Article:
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Poizner takes a different tack, moving to the right in search of a conservative base.

By Cathleen Decker

March 7, 2010

Their battle for governor joined, front runners Meg Whitman and Jerry Brown raced last week to find the sweet spot that has guaranteed election in all recent California political contests. Although that place has undoubtedly skittered somewhat since the last election, it still resides in the middle ground of California politics, as was evident in the forays of the leading candidates.

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By Dan Morain, Senior editor The Sacramento Bee
Published: Sunday, Mar. 7, 2010 – 12:00 am | Page 1E

Politics can be a good business. Just look at the Howard Jarvis Taxpayers Association.

Jarvis has been dead for a quarter century. But the organization that bears his names occupies a profitable niche, one that includes opposing taxes, promoting initiatives and endorsing politicians.

Jarvis was a tea partier long before the anti-government and anti-tax movement took on its current name. Now, his mad-as-hell message is part of the Republican establishment, almost always aligned with Chamber of Commerce and real estate interests, and often with tobacco, oil, gambling and other big businesses.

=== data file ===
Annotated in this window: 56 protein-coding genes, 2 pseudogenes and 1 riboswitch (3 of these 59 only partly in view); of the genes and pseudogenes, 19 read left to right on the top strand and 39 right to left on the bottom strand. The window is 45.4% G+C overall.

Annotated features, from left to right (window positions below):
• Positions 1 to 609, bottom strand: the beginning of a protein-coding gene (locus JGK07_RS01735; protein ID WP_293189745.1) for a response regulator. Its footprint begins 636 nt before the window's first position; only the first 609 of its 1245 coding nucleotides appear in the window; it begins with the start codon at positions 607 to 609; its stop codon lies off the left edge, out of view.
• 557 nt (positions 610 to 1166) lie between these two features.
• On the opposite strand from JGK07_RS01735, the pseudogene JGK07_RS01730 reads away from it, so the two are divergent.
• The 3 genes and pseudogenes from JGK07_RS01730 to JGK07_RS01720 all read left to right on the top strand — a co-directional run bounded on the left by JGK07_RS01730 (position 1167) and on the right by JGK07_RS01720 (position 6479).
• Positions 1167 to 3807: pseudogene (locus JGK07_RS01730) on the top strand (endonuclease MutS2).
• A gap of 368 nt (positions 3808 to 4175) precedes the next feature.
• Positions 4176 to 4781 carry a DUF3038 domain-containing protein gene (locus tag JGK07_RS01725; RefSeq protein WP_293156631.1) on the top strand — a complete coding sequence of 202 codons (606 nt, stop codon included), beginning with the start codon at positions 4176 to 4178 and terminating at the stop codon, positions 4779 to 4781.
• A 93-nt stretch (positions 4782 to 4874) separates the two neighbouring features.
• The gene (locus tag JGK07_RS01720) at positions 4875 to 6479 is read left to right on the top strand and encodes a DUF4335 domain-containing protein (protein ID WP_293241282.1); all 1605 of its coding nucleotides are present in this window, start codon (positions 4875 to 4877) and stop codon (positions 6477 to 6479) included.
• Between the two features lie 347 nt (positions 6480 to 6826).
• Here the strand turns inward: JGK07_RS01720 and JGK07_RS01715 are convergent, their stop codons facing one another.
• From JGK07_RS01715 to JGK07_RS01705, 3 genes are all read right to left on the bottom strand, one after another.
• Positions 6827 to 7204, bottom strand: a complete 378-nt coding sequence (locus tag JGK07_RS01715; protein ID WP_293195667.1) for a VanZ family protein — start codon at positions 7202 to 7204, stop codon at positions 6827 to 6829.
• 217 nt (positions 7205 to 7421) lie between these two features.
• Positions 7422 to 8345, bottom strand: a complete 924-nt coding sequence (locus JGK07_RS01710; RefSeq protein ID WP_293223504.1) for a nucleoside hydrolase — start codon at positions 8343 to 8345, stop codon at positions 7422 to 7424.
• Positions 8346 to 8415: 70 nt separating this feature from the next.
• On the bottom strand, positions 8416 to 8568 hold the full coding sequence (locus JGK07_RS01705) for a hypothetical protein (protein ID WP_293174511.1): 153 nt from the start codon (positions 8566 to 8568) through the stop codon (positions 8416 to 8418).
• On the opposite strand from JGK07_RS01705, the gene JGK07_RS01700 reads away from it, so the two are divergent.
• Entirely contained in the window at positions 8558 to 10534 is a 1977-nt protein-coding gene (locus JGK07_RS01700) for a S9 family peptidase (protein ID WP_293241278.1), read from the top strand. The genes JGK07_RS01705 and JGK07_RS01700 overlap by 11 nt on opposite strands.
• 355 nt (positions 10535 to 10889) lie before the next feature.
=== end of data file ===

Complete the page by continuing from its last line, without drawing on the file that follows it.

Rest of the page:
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As lawmakers react to a Supreme Court decision that struck down a portion of election funding laws, the fate of U.S. subsidiaries is uncertain.
By Clement Tan

March 7, 2010

Reporting from Washington – Proposed legislation to block foreign companies from contributing money to U.S. elections could end up affecting well-known companies such as Chrysler, Anheuser-Busch and Citgo, according to legal experts and company representatives.

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Furloughs are expected to save the state $1.2 billion this fiscal year. But last year some workers more than offset those cuts with increased overtime.

By Patrick McGreevy

March 6, 2010 | 8:18 p.m.

Reporting from Sacramento – Like many other state employees, prison nurse Nellie Larot was hit last year with furloughs that cut her salary: It dropped $10,000, to $92,000.

But she more than made up for it by working extra shifts, raking in $177,512 in overtime, according to state records. Her total $270,000 in earnings last year eclipsed the $225,000 paid to Matthew Cate, head of the entire state prison system.

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VVDaily Press: Valles gets the jump on fundraising


VICTORVILLE • Though the two incumbents are off to a slow start, City Council challenging candidate Angela Valles has already raised nearly $16,000 to make a run in the Nov. 2 election.

Neither incumbent Councilwoman JoAnn Almond or Councilman Terry Caldwell raised a penny for their campaigns in 2009, according to finance forms filed with the city, and they didn’t spend much either.

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McEachron still brings in the most donations

VICTORVILLE • Though he’s not up for re-election again until 2012, Councilman Ryan McEachron easily raised and spent the most money in 2009 of any sitting or challenging Victorville candidate.

McEachron brought in more than $40,000 last year. Most of those funds went to repay more than $50,000 in loans he’d taken from his own ISU-ARMAC Insurance Agency to fund his successful campaign efforts in 2008.